Additional activities are scheduled for Aug. 1 and 2 that range from tours and lectures to living-history presentations. Many of the events will be held in Old Towne Petersburg, where the producers of the Revolutionary War docudrama "Turn" are filming much of the AMC television series.

Clearly, the men of the 48th, dubbed the "Schuylkill Regiment," did their jobs - and then some. From the beginning of the project, however, it seemed doomed by lack of support from within the high command of the Union Army, the tension of social unrest at home in the coal fields and decisions made at the front for apparent political reasons.

Drawing on his expertise as a mining engineer, Pleasants outlined his plan to tunnel under Confederate lines and set off a powder charge that would create an opening in their defenses. His plan was approved by Maj. Gen. Ambrose E. Burnside, best known for his troops suffering defeats at the Battle of Fredericksburg and the Battle of Spotsylvania Court House. There was little support - and actual disdain - from those higher in the chain of command, including Army commander Lt. Gen. Ulysses S. Grant and Maj. Gen. George Meade.

While Grant wanted to avoid a prolonged siege like the one he oversaw in 1863 at Vicksburg, Mississippi, both he and Meade doubted if digging the tunnel would achieve a strategic advantage. In fact, both officers are reported to view the project as a way to keep the troops "occupied."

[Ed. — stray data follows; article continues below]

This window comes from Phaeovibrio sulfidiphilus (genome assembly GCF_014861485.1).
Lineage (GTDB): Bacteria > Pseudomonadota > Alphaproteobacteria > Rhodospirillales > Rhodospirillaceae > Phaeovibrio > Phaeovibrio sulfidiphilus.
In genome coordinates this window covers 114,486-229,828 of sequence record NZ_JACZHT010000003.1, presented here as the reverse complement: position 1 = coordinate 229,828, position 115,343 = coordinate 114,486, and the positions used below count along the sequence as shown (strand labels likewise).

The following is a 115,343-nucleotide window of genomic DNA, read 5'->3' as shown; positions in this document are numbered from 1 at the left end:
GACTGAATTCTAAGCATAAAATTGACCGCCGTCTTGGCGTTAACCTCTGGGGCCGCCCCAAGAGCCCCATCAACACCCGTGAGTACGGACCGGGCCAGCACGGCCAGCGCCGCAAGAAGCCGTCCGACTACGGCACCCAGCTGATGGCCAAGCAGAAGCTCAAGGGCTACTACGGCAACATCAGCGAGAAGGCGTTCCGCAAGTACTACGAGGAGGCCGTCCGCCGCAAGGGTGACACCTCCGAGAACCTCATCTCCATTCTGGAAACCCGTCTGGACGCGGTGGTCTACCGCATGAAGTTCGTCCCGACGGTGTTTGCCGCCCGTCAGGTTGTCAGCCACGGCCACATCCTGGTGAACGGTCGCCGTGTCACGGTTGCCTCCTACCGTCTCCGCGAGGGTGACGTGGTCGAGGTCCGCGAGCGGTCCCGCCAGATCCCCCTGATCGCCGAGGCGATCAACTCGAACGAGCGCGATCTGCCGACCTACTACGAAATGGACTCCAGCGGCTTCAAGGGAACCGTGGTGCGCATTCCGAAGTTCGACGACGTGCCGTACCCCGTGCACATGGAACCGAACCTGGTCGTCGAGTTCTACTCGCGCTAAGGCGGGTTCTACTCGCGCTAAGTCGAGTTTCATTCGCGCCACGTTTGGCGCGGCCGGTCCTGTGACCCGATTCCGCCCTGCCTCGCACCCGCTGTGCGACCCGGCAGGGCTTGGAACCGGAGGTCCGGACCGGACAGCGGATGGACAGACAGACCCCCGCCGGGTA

No matter how sound the plan, most likely Meade would have not been supportive of anything suggested by Burnside, who was finally removed from duty after the disaster of the crater. In a classic example of history repeating itself, during World War II generals Dwight Eisenhower and George Patton had a similar abrasive relationship.

Other parallels are that the trench warfare carried on in France during World War I was similar to that at Petersburg. Also, the draft riots of 1863 in New York City and some with wealth buying their way out of military service were similar to events that would take place some 100 years later during the Vietnam War.

Not even the most basic tools such as wheelbarrows and picks were issued by the Quartermaster Corps to the 48th, leaving the troops no choice other than modifying their shovels and devising their own handmade tools. In order to haul the dirt out of the tunnel they used converted wooden hardtack cases, one of which is part of a display on the Battle of the Crater at the Eastern Front Visitor Center at the Petersburg National Battlefield.